**[0060]**The processor uses common suffix tree 70 in encoding the nodes 74 and states 78 that appear in the tree, at an encoding step 56. These state codes are then used in encoding the rules of the DFA. The operations performed at step 56 are presented in pseudocode form in FIG. 7.

**[0061]**The processor beings the coding process by finding the code width w, which is the number of bits required to encode the entire tree. The edges of tree 70 are encoded by enumerating over all sibling edges (edges that originate from the same node): Each edge is encoded with its binary ordinal number and a code width of [log n+1] bits, wherein n is the number of sibling edges. Thus, for example, the four edges emanating from root node 72 in FIG. 4 are numbered 00, 01, 10, 11. Then each node 74 is encoded using the concatenation of the edge codes of the path between root node 72 and the node. The CS of each state s is encoded by the code of the node that corresponds to CS(s), which is padded with * symbols to reach the code width w, as indicated in FIG. 4. Each state is encoded using the code of its corresponding node 74 or 76 in common suffix tree 70, expanded with additional bits up to width w. Thus, for example, state s

_{4}with label EBB receives code 00000, state s

_{8}with label BB receives code 00001, and so forth, as indicated in FIG. 2.

**[0062]**After encoding states 78 in this manner, the processor can rewrite the rules in compressed form by combining all the rules that share the same next state s≠s

_{0}into a single rule. Assuming x to be the symbol on all the incoming edges to s (in accordance with Property 2 above), the compressed single rule for s will have the form code(CS(s)),x,code(s) as long as there is more than one such edge; otherwise, the rule is encoded as code(s'),x,code(s) wherein s' is the origin of the single edge leading to s. For the root state s

_{0}, the processor adds the default rule *****,*,code(s

_{0}) (with w "*" symbols corresponding to the current state in the first field of the rule). During traversal of the DFA, the next transition to be taken from state s' is determined by searching the rule set with code (s') to find the longest matching prefix. The compressed set of rules for DFA 40 is listed below:

**TABLE**-US-00002 TABLE I ENCODED RULES CURRENT SYM NEXT STATE 1 00000 C 01001 (s

_{5}) 2 00100 C 01000 (s

_{3}) 3 00100 B 00000 (s

_{4}) 4 10010 B 00100 (s

_{2}) 5 010** D 11010 (s

_{11}) 6 000** A 11000 (s

_{9}) 7 01*** F 11100 (s

_{13}) 8 00*** C 01010 (s

_{10}) 9 00*** B 00010 (s

_{8}) 10 00*** A 10100 (s

_{7}) 11 ***** E 10010 (s

_{1}) 12 ***** C 01100 (s

_{12}) 13 ***** B 00110 (s

_{6}) 14 ***** * 10000 (s

_{0})

**[0063]**The encoded rules are programmed into lookup memory (FIG. 1), in a programming step 58. Apparatus 20 applies these rules, symbol by symbol, to incoming packets, as described above, in a packet processing step 60. Alternatively, a compressed DFA, as described above, may be used in other applications that involve detecting patterns in input strings of various sorts.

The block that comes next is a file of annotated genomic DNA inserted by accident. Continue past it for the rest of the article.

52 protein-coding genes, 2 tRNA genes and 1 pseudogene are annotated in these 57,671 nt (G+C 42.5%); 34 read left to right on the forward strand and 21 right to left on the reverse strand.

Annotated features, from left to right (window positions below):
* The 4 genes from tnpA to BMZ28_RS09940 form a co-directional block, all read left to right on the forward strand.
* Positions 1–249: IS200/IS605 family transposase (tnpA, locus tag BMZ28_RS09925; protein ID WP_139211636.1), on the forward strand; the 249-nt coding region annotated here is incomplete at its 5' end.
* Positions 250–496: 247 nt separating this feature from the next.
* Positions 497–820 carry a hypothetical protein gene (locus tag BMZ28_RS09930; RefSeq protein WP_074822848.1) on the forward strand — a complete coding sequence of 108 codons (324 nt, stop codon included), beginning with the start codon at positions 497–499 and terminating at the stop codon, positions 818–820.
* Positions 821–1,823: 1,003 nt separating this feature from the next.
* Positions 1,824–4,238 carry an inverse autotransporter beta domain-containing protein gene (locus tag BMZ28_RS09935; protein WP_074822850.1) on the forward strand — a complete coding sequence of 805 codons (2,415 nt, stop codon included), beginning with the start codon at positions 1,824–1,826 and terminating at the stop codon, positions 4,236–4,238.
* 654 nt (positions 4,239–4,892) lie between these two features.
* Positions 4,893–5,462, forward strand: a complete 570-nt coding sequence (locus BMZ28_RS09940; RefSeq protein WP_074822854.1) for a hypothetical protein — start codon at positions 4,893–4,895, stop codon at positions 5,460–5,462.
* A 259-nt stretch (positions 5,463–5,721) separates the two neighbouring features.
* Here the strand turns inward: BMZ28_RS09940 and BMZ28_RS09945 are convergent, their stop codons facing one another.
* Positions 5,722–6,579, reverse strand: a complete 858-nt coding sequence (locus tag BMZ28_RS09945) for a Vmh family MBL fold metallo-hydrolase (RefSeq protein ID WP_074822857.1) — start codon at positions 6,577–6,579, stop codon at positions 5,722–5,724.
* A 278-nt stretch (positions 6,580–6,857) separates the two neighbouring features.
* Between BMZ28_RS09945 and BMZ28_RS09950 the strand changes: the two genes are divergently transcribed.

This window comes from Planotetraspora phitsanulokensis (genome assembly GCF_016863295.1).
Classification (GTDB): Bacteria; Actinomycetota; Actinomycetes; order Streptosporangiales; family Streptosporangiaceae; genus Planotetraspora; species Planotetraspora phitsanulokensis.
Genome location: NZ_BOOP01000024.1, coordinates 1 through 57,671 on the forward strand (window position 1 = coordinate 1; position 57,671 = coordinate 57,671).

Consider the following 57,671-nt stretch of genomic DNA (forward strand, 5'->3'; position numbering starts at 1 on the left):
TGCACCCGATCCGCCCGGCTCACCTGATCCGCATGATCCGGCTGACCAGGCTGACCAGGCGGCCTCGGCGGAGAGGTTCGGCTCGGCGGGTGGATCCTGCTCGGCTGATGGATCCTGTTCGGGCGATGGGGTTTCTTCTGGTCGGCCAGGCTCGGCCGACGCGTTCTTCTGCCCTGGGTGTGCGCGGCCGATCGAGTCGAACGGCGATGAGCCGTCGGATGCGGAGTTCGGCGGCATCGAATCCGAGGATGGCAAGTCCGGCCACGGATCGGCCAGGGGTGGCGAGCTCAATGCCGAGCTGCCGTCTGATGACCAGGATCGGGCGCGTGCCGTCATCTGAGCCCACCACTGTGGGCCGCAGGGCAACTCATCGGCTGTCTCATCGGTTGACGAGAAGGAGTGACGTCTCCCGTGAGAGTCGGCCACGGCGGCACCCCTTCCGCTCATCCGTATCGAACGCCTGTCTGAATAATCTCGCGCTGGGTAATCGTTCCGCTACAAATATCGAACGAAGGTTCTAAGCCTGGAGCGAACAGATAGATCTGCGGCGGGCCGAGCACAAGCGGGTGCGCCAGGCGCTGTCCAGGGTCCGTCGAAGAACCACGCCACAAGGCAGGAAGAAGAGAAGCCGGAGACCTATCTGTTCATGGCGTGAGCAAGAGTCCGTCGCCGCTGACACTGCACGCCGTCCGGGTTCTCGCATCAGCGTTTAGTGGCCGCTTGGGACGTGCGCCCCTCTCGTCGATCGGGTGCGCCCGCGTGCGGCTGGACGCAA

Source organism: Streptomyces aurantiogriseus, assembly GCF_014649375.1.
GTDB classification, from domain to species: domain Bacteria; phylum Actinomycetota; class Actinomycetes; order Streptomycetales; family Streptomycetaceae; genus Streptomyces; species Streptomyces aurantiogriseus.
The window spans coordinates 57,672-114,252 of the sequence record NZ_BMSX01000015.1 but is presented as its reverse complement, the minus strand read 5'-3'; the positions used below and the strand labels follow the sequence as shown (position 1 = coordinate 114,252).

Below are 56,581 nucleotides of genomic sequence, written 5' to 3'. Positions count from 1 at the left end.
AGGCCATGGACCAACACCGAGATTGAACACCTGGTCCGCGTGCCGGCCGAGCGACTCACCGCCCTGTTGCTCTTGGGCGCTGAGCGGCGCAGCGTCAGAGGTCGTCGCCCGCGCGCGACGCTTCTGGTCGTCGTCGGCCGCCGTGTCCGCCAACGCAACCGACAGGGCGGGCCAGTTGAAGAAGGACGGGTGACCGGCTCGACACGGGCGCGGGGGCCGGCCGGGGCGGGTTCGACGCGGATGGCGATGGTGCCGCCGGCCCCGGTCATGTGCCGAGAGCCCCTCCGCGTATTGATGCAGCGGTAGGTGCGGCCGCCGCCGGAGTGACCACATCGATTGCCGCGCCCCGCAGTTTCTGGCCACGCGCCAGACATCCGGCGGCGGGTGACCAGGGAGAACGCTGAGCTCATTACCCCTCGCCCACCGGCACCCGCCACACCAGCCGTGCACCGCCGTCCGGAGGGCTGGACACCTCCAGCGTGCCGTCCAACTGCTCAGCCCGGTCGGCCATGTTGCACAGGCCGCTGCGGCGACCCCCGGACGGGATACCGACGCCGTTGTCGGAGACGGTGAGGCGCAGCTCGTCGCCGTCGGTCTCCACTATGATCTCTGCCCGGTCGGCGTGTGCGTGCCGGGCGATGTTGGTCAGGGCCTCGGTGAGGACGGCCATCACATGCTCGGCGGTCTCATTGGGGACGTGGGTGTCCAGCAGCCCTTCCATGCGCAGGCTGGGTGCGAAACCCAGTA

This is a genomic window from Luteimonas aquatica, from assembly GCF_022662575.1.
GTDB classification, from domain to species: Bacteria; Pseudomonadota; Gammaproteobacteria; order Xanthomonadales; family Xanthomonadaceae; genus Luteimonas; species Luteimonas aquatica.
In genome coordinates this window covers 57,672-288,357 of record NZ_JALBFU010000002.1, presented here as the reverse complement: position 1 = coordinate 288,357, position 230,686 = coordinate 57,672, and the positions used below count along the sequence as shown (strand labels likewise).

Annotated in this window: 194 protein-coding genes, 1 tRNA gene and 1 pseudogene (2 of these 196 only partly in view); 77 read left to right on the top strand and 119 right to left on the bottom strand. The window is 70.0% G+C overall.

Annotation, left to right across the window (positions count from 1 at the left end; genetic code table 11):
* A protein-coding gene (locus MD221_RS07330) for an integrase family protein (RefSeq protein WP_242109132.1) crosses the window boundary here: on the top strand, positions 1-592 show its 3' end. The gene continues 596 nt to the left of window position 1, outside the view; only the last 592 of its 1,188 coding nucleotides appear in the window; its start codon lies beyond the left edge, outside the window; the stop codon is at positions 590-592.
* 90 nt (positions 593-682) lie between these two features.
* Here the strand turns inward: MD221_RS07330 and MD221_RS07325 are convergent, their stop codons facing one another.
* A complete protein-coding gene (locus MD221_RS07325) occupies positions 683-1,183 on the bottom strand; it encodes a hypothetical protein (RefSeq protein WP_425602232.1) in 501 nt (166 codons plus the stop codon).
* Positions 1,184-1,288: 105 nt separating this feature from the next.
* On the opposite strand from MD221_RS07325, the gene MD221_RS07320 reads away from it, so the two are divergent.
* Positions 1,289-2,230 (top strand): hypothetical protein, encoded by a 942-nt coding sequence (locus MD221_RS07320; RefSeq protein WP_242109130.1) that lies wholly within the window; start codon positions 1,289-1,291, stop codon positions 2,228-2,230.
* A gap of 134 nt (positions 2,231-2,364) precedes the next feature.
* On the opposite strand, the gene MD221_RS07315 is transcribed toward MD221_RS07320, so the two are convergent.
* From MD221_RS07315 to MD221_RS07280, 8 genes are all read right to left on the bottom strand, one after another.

**[0064]**Although the approach described above minimizes the number of rules in the encoded DFA, this minimization is typically achieved at the cost of increasing the number of bits used to encode each state. For some applications, it may be desirable to minimize the total memory required by the encoded DFA, i.e., the product of the number of rules by the total number of bits required to encode a rule. For this purpose, it may be preferable in some cases to use fewer bits per state code, even at the cost of slightly increasing the number of rules. For example, in tree 70, if one of the three states under node BC is shifted over to the adjacent connecting node 76, it will become possible to encode all of the states of the DFA with only four bits, rather than five as in the pictured scheme. The cost will be an additional rule, which is required in order to handle the shifted state explicitly rather than as part of its LCS set.

**[0065]**One way to reduce memory requirements systematically is to encode as a single rule only those sets of rules whose next state is at a depth no greater than D, wherein D is an adjustable parameter of the algorithm. In experimental work, the inventors have found that most of the rules in a typical DFA are due to transitions to states with small depth, implying that compressing these rules might be sufficient to achieve good compression. At the same time, even though only a small fraction of the rules correspond to states with large depth, these latter rules can increase the code width significantly due to the structure of the common suffix tree. The optimal D for total memory requirement minimization can be found simply by checking the size of the compressed rule set for different possible D values and choosing the optimal one.

**[0066]**FIG. 8 presents an algorithm in pseudocode form for constructing a common suffix tree that is truncated at a given depth D. Nodes that appear in the original, untruncated common suffix tree at depth greater than D are connected to their ancestors at depth D if and only if they are state nodes. All other nodes are omitted. (The depth is counted in nodes, giving an empty structure for D=0.) The same encoding algorithm, as described above, is then applied to the truncated tree. The tree in this case is "fatter" and thus can be encoded with a smaller code width. Only those rules for which the CS of the next state s appears in the truncated common suffix tree are now compressed. For all other rules, the corresponding transitions are encoded explicitly.

**Speed Enhancement Using Multi**-Symbol Lookup

**[0067]**One way to increase the speed of pattern matching is to perform the lookup operations on sequences of multiple characters (referred to as words or "strides") that are taken from the input simultaneously. If each such stride has a predetermined size k, lookup performance may potentially be boosted by a factor of k. To avoid skipping over accepting states, however, an embodiment of the present invention uses variable-size strides (of length less than one word) for transitions that go to accepting states. For states s whose depth d is smaller than k, there can be several different words of size k that go to s, although these words share the same suffix of length d. These additional features of the DFA are taken into account when grouping the states for encoding purposes (as at step 52 in FIG. 3). An algorithm for this sort of grouping with strides is listed in pseudocode form in FIG. 9.